Sergei Prokofiev: Five Songs, Op. 36
The period of initial courtship and romance was predictably pure bliss. Romantic attachment aside, the couple traveled together and formed a successful professional union. They gave a number of performances, premiering among others his Five Songs Op. 36 dedicated to Lina, and they managed to attend every cocktail party and social gathering within a 100-mile radius. Yet, love tends to ignore important warning signs. She complained of his rudeness and he promised to improve. When she cancelled a date, he told her “he could always find someone else.” Crisscrossing Europe, Lina kept up her stage ambition, but after four years without a marriage proposal, she threatened to walk out on him. Apparently he told her to go ahead, yet as fate will have it, she became pregnant. The couple married in October 1923 in Ettal, Germany. For Prokofiev, who thoroughly enjoyed his life as a cosmopolitan artist—forming romantic attachments in different countries during his tours—married life was simply not agreeable. For the next 12 years the couple lived in Paris, with marital relations growing more strained every day. He likened her to “an infected tooth,” and called her a “freak and an idiot.” He also mocked Lina’s devotion to him and accused her of pursuing him only so that she could “pose before the world” as his wife while her own soprano career stalled. For Prokofiev, romantic commitment was “too foreign for a person living in the abstract world of sound.” Lina had given birth to a second son in 1928, yet things got even more difficult when Sergei insisted that they move permanently to the Soviet Union in 1936.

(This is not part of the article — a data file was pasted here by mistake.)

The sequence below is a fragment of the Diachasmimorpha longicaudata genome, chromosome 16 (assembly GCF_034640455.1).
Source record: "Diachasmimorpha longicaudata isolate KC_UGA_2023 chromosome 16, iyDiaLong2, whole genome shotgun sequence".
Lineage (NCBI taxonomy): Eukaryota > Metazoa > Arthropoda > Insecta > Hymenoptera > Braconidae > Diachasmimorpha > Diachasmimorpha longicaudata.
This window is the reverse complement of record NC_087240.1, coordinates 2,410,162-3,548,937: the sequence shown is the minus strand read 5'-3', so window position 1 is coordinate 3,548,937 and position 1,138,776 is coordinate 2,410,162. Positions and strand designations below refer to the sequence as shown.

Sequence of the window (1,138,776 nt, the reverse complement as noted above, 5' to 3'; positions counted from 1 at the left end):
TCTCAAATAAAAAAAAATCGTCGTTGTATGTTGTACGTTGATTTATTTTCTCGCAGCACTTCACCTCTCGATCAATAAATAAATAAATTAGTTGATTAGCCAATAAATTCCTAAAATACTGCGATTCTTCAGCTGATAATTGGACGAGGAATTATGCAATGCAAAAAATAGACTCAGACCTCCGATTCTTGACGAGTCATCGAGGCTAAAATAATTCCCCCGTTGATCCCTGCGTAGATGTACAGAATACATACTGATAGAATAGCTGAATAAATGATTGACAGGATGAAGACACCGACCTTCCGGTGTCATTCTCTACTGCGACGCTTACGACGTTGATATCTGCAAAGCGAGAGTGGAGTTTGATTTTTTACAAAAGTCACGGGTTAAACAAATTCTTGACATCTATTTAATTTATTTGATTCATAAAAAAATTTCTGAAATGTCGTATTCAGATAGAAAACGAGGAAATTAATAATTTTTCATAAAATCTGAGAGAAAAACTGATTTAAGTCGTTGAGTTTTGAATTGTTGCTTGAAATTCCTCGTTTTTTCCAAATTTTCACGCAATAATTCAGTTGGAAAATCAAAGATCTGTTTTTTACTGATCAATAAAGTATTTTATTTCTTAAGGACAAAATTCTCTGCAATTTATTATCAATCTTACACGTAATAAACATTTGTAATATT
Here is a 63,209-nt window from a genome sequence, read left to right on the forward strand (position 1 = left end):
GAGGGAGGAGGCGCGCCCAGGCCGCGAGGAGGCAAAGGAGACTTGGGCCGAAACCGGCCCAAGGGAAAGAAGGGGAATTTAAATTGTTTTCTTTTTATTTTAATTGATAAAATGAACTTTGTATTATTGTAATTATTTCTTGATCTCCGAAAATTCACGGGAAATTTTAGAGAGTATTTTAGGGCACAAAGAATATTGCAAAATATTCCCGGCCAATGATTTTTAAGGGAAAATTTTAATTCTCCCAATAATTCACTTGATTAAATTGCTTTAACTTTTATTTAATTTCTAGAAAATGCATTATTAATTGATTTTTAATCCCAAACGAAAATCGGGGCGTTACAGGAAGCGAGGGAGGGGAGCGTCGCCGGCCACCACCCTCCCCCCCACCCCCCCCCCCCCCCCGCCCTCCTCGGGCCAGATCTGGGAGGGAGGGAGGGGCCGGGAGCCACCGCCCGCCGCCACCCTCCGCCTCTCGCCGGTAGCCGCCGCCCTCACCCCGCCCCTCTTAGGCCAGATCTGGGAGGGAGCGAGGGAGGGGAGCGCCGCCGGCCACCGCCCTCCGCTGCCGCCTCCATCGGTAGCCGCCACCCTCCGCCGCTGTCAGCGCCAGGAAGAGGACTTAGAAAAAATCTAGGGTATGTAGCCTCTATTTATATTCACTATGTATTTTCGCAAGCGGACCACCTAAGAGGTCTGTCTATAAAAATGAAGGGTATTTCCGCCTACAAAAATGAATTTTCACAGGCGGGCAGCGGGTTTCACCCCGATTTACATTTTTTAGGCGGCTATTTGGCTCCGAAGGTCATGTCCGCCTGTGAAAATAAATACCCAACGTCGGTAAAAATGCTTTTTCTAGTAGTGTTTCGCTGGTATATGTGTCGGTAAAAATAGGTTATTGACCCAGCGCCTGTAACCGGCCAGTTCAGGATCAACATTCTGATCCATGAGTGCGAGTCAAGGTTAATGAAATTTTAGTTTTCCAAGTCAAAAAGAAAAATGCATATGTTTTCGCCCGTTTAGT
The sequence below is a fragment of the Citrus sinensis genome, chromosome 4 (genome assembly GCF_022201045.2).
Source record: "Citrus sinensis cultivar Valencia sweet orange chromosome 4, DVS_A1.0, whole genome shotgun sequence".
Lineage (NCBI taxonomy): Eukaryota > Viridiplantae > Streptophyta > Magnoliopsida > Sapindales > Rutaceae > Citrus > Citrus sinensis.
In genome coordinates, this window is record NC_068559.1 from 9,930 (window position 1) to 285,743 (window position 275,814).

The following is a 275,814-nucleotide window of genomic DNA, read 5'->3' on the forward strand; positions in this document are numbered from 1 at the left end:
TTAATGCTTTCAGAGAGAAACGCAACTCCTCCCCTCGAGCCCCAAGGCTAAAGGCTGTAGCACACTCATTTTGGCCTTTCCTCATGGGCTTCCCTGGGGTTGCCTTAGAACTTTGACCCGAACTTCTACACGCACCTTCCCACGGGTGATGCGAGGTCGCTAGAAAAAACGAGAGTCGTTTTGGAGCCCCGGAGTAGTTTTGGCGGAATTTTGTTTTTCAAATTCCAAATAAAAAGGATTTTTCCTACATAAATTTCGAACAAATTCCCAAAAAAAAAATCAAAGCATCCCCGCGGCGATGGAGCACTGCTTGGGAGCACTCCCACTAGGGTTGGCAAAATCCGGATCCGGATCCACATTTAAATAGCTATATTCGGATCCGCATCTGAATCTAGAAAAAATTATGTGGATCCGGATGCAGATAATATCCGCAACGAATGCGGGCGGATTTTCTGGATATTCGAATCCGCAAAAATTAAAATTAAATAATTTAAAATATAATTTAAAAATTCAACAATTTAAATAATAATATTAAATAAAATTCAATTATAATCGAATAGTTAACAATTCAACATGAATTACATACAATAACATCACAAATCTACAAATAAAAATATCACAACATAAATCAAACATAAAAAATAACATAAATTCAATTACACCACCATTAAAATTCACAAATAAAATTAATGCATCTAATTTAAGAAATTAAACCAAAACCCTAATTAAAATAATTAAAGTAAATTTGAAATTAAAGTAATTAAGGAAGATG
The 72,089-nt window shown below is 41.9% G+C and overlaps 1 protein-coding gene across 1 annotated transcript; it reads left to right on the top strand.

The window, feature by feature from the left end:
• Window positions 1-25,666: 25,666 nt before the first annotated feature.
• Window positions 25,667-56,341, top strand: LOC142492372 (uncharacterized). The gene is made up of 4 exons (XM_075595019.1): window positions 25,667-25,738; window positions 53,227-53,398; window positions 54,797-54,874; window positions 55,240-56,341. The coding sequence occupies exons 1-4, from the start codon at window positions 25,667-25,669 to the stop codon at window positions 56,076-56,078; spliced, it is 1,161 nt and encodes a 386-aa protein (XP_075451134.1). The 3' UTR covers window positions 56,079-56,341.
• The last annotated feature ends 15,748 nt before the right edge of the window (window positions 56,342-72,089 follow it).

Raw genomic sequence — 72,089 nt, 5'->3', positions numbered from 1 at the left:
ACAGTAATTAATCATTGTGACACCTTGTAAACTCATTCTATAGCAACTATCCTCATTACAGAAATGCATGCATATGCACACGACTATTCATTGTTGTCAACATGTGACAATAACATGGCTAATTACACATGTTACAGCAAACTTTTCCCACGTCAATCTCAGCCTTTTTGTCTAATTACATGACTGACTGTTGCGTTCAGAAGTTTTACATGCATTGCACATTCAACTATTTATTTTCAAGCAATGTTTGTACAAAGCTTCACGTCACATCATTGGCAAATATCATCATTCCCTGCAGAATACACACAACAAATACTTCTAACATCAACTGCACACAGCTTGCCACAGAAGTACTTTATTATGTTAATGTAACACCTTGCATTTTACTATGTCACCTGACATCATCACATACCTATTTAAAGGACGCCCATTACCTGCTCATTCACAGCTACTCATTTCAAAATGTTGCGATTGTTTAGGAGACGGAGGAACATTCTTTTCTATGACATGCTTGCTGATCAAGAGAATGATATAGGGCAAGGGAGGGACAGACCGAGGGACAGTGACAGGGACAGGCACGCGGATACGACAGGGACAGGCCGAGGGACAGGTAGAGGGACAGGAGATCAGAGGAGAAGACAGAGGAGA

Prokofiev had always kept in favor with the Soviet regime. He easily adapted to the culture and the country he had known from childhood, but Lina found it impossible to adjust. Living in Moscow at the start of the Great Terror was no easy task. One concert night at the Conservatoire, “she locked eyes with Stalin, whose look was so piercing that she flinched,” Prokofiev wrote in his diary. Neighbors were dragged from their beds by secret police in the middle of the night, and Lina was seriously alarmed. “You don’t know what you’re getting into,” she warned Sergei. Prokofiev answered his wife’s concern by starting an affair with the writer Mira Mendelson, 24 years his junior. By 1941, he had walked out on Lina and the boys, who had to fend for their lives in the face of the German invasion. Prokofiev would eventually divorce Lina in 1947, and he quickly married Mira in early 1948. On 20 February 1948, Lina was arrested by secret police, and accused of mingling with foreigners. Driven to the infamous Lubyanka prison, she was interrogated, tortured and sentenced to 20 years of hard labor in the Siberian gulag. Prokofiev apparently did nothing to defend or to secure the release of his wife, yet she remained true and loyal to her husband. She didn’t even know, nor would she ever accept that Sergei had long divorced her. Prokofiev died on 5 March 1953, but it would be another three years before Lina was released from Siberia. It took another 18 years before she was allowed to leave Russia! Lina obtained full exoneration and reinstatement of her marital rights, and spent her final years in devotion to the memory of her husband. Lina died on 3 January 1989 at age 91.
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